Another example comes from the dreaded Red Wedding episode [season 3 episode 9] in which the Freys and Boltons plot to murder the Starks during the wedding of Edmure Tully and Roslin Frey. The events depicted in the book and those in the TV series are mostly the same, with one glaring difference—Rob Stark’s pregnant wife Talisa is killed after receiving multiple stab wounds in her stomach. This is one of the differences between the books and TV show that absolutely bowled me over. I couldn’t quite wrap my head around it. For starters, Robb’s wife is a completely different character in ASOIAF and doesn’t even attend the wedding.


Talk about bad luck

Was the cruel betrayal and murder of almost every member of the beloved Stark family not enough gore and violence for the writers? Maybe Robb being filled with arrows, or Catelyn’s sorrowful wail as her throat was slit didn’t have enough shock value to thoroughly horrify viewers. Who can say? But the inclusion of the gratuitous and gruesome murder of Talisa Stark is a prime example of how popular media glorifies acts of violence against women, often for no other purpose than to grab a few more eyeballs.

After all, that’s the purpose of TV, isn’t it? To attract as many viewers as possible and generate advertising revenue. Television producers sell eyeballs. Talisa’s murder does nothing to further the plot and deviates from Martin’s writing in such a way that begs the question: What is it about violence against women that makes for “good” (read: compelling) TV? Why does Drogo need to violently force himself on Daenerys? Why does Talisa need to be stabbed in her pregnant belly? What does it say about our popular culture that these are the changes TV writers choose to make?

 I think the funhouse mirror is a useful metaphor for understanding this process. Media representations reflect back at us an exaggerated, sometimes grotesque image of ourselves—the hips too wide, the nose too long, the feet to large. In other words, media representations often reveal and amplify some of our society’s least appealing characteristics. From this perspective, it seems reasonable that a cultural mainstream that publicly shames victims of rape and financially punishes survivors of domestic violence also produces media artifacts that go out of their way to depict graphic acts of violence against women.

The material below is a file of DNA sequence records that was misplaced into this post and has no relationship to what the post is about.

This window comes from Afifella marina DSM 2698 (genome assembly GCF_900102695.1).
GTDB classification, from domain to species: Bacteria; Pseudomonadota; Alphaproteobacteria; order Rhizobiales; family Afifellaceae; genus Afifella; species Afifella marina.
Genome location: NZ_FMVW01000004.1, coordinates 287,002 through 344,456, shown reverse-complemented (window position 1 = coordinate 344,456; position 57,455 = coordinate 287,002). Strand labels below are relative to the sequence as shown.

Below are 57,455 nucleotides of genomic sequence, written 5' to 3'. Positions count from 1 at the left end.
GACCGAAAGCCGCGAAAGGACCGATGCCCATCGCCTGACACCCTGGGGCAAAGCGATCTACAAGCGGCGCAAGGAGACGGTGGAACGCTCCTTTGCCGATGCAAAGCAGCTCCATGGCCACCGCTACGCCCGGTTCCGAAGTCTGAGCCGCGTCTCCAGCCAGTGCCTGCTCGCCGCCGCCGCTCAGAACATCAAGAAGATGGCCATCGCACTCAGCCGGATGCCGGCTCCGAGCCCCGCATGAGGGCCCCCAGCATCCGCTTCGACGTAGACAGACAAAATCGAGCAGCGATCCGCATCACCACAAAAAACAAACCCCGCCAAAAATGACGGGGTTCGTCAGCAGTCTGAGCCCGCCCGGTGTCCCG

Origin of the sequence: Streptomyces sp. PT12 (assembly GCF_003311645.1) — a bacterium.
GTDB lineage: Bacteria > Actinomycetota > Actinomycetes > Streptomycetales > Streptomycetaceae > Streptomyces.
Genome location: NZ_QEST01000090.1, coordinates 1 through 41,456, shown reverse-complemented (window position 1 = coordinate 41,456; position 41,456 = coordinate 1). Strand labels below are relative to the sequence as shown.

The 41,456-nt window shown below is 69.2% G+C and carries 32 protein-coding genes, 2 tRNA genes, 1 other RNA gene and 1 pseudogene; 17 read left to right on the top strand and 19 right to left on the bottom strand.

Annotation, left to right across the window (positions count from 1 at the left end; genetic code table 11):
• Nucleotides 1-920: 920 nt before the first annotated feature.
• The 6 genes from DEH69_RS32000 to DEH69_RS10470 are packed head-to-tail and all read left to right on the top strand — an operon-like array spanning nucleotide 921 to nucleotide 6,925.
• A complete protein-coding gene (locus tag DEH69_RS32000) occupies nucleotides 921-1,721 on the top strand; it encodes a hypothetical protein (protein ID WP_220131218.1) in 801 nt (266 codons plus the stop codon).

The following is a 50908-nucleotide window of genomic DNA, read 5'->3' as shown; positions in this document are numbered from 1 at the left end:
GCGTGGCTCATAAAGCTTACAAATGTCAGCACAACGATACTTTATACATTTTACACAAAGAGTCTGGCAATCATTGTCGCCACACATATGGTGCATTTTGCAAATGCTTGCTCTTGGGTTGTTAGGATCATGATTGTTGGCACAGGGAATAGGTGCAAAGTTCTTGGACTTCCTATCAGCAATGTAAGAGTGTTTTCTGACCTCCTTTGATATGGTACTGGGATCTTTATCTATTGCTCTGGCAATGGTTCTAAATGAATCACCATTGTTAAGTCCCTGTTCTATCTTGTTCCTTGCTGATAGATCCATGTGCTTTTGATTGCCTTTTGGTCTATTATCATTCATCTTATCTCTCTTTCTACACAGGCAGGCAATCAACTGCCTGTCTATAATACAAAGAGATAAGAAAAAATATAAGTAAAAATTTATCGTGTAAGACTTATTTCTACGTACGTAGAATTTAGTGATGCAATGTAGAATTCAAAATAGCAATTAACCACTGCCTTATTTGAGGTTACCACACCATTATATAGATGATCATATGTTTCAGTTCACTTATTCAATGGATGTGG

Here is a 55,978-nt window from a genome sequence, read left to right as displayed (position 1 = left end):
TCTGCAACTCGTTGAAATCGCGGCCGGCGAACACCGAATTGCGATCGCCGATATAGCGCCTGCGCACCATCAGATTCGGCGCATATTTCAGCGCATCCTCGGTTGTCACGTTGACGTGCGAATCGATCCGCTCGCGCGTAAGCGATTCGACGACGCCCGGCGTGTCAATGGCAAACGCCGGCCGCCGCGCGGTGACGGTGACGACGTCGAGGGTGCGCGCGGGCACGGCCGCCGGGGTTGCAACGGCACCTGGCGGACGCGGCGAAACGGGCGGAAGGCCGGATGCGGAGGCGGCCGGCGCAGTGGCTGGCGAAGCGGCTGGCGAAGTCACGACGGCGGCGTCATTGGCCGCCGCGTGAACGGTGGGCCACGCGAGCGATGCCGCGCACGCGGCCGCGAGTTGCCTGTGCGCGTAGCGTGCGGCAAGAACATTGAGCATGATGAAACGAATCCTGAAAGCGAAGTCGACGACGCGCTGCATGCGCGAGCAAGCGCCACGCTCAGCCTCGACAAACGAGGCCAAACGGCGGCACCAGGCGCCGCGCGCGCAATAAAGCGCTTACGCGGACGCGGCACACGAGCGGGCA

Of course, media products don’t just reflect us. We absorb them; we use them to inform ourselves about ourselves, in a creative and recursive process of making and remaking. In their work on remediation, new media theorists Jay David Bolter and Richard Grusin argue [PDF] that “our culture still needs to acknowledge that all media reproduce the real,” and that remediation is a “process of reforming reality” as well as media content (346). These acts of remediation aren’t just funhouse mirrors, revealing our less flattering features for the sake of a laugh—they are cultural practices that make and are made by us. Those of us thinking hard about technology and media should pay close attention to how these remediations “reform reality.”

When asked in an interview how he writes such diverse and dynamic female characters, George R.R. Martin replied by saying “I’ve always considered women to be people.” Even in the HBO series, the characters are mostly complex and richly developed. Game of Thrones is certainly doing a better job than many others at portraying women as powerful, self-determined individuals (I’m looking at you, Big Bang Theory), but that doesn’t mean we don’t have a long way to go. We should hope for and work towards media content that can deliver characters like Brienne of Tarth, Arya Stark, and Ygritte without relying on lazy and unsatisfying tropes like “brown man rapes white woman.” If remediation truly has the power to reform reality, it should at least attempt to do so for the better.

Britney Summit-Gil is a PhD student of Communication and Media at Rensselaer Polytechnic Institute. You can follow her on Twitter @beersandbooks for strange drink recipes and pictures of her cats.